"Biggest Loser" to Tackle Childhood Obesity

Three teens will be featured in the weightloss show's Sunday night debut on NBC.

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    NEWSLETTERS

    When the Biggest Loser returns to NBC on Sunday, the country will be watching as three teens fight to lose weight and gain self-esteem while the hit weight-loss show tackles the epidemic of childhood obesity for the first time in its 14-season run. Ted Chen reports for the NBC4 News at 8 p.m. on Jan. 5, 2013. (Published Saturday, Jan 5, 2013)

    When the Biggest Loser returns to NBC on Sunday, the country will be watching as three teens fight to lose weight and gain self-esteem while the hit weight-loss show tackles the epidemic of childhood obesity for the first time in its 14-season run.

    "It's just so tough to be an overweight teen because it affects so many different aspects of your life," said contestant Sanjana "Sunny" Chandrasekar.

    Sunny will join Lindsey Bravo and Noah “Biingo” Gray as the first children to be featured on the Biggest Loser. And it’s perfect timing for trainer Jillian Michaels, who is returning to the show as a first-time mother.

    Motherhood has “made me all the more demanding,” she said. “It’s like, it’s taken a lot for me to be here right now and I expect you to give a lot.”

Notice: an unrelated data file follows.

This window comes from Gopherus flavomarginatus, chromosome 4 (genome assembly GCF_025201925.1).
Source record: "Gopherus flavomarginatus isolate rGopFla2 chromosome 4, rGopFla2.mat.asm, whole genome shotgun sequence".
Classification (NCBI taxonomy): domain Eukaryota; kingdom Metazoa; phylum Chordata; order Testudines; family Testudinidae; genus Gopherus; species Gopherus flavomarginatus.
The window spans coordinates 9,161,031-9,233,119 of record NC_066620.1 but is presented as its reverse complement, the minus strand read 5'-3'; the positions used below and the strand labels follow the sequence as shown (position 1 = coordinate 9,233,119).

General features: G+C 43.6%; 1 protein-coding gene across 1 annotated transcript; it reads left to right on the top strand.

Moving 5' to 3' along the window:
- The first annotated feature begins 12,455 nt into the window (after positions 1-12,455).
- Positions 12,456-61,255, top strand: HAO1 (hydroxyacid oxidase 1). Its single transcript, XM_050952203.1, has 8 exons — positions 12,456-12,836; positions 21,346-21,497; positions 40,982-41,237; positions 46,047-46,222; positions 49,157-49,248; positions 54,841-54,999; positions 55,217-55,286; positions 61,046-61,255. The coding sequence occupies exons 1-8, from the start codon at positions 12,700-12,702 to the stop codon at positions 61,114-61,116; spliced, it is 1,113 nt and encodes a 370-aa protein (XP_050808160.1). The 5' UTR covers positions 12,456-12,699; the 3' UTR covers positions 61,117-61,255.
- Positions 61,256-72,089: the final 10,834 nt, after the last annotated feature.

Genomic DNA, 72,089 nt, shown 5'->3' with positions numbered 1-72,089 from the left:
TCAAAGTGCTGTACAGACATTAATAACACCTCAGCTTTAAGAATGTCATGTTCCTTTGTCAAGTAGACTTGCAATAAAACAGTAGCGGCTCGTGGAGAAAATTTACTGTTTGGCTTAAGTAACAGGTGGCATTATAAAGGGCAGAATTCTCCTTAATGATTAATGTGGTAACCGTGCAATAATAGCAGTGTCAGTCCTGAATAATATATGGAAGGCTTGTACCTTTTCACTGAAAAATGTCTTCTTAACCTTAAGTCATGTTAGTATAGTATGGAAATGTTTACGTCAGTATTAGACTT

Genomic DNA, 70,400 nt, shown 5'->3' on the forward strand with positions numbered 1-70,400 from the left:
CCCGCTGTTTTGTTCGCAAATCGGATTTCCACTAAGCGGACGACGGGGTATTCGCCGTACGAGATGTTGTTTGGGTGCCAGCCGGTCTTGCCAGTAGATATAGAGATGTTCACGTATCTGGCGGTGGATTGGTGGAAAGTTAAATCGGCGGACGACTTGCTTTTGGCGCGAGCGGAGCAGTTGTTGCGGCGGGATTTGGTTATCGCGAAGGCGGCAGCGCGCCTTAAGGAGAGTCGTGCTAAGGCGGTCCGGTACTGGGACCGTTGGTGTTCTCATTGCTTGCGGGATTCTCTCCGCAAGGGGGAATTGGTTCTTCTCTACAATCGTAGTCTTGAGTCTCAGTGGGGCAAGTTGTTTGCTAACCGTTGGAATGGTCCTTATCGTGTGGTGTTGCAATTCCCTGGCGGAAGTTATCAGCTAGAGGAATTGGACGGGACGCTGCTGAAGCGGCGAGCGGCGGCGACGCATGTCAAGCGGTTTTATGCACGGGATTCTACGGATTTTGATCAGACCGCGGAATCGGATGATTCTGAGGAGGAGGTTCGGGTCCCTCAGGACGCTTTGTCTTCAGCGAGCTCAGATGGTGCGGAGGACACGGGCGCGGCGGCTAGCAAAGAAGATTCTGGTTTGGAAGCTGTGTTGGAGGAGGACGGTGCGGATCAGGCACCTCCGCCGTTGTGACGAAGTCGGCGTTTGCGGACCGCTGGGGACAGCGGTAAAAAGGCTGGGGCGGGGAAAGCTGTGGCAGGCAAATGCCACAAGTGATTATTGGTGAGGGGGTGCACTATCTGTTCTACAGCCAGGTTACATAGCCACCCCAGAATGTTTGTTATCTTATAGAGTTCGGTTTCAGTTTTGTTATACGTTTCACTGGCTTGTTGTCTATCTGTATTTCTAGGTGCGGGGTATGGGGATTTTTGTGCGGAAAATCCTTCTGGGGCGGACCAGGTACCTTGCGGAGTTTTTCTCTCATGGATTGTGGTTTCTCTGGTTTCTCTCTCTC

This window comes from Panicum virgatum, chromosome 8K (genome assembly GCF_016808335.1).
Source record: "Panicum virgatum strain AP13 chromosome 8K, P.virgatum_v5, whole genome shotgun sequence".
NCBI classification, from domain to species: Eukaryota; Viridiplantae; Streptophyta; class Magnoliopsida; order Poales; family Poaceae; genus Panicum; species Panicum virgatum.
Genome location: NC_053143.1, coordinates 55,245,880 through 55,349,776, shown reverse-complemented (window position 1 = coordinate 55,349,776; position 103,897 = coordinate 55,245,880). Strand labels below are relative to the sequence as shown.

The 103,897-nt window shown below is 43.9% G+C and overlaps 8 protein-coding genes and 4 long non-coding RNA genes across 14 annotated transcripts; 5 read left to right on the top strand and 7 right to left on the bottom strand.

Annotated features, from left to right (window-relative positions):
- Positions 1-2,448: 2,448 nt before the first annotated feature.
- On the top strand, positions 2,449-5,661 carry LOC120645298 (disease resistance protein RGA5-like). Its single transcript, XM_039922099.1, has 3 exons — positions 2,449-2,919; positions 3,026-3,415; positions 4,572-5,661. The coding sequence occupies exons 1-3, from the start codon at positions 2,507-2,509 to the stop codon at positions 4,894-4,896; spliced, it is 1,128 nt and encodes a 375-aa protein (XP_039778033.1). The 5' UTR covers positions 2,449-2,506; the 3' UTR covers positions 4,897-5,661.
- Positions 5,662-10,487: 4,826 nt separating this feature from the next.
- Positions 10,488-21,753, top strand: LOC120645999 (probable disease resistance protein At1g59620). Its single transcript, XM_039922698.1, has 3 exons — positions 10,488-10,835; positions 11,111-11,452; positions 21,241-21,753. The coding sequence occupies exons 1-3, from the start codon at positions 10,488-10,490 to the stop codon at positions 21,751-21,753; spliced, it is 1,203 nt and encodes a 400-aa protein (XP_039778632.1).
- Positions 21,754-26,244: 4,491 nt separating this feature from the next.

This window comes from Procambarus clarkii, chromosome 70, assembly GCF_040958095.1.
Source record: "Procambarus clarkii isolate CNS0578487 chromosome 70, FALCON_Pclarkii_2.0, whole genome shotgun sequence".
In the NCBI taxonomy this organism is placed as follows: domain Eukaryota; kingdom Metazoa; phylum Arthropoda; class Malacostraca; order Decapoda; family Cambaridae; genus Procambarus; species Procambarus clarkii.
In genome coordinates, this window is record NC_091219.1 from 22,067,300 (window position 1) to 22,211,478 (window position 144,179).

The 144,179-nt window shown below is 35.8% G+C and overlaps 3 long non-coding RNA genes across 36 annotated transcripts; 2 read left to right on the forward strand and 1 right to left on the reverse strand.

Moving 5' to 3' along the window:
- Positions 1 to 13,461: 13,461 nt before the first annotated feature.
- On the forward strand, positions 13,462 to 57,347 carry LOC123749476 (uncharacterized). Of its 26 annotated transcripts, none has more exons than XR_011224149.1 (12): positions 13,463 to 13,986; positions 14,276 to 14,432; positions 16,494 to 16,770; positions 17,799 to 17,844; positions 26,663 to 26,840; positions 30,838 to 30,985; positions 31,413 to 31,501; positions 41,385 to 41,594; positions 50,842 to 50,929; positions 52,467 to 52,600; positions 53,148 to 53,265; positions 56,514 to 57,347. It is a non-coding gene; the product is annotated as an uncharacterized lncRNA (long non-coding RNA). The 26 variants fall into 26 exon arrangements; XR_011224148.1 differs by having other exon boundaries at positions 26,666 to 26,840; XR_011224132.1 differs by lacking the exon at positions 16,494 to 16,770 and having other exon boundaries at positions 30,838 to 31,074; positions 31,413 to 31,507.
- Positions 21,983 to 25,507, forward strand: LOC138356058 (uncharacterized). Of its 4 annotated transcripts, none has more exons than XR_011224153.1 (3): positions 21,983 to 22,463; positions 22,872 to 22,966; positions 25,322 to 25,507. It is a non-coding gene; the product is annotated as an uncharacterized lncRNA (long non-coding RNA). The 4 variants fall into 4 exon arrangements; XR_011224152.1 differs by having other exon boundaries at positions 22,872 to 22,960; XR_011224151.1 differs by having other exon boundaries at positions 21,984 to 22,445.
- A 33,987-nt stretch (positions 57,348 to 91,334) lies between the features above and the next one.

The trio is coming into the challenge with varying, age-appropriate goals, including finding a “really cute” junior prom dress.

    “Not feeling like people are laughing are you ‘cause you're wearing a nice shirt that's tight on you and they just call you rolls,” said Lindsey Bravo, contestant.

    For Noah “Biingo” Gray, he’s looking to gain something else that he said has eluded him: a girlfriend.

    Because they’re children, the show’s challenges won’t be about the numbers and there won’t be any weigh-ins or elimination for Sunny, Lindsey and Biingo. Instead, there will be plenty of working out, lessons about eating well, and having fun.

    “It’s about getting them to run around and chase a ball and be a kid again and get away from computer devices,” said trainer Bob Harper.

    And it’ll be a family affair.

    “It’s about educating parents,” said trainer Dolvett Quince. “It’s about insisting. The more education the parents have, the more successful their children are going to be.”

     

     

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